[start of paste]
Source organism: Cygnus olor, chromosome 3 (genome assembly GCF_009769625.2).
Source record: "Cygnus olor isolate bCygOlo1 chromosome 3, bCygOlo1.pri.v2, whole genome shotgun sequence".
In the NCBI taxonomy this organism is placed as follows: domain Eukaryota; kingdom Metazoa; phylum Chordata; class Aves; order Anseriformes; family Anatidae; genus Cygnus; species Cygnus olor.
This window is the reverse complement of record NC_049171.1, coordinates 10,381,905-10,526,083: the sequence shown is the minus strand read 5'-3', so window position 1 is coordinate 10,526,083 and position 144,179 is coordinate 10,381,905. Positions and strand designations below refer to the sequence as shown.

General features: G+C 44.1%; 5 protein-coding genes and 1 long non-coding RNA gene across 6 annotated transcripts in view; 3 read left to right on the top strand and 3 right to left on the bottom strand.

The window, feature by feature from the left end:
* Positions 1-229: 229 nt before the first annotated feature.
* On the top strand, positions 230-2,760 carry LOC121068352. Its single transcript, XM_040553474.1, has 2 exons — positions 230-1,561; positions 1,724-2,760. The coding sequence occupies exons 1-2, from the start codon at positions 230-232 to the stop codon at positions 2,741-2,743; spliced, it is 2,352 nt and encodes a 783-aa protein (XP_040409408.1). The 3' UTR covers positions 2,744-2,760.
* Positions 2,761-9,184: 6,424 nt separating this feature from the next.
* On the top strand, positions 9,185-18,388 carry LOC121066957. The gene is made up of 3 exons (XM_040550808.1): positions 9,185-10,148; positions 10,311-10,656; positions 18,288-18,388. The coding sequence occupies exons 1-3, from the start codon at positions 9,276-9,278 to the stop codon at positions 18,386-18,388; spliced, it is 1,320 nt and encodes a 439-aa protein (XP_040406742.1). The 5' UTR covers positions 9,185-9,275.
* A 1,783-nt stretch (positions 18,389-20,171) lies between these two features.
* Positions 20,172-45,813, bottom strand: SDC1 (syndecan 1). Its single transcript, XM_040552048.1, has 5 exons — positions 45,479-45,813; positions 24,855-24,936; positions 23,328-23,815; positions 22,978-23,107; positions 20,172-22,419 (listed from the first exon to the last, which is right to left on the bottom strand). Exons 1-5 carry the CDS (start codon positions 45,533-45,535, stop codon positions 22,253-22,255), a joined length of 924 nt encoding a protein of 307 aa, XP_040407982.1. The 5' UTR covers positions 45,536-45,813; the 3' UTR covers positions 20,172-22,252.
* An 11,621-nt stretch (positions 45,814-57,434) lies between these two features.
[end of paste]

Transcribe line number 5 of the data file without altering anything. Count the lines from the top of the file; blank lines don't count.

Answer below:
General features: G+C 44.1%; 5 protein-coding genes and 1 long non-coding RNA gene across 6 annotated transcripts in view; 3 read left to right on the top strand and 3 right to left on the bottom strand.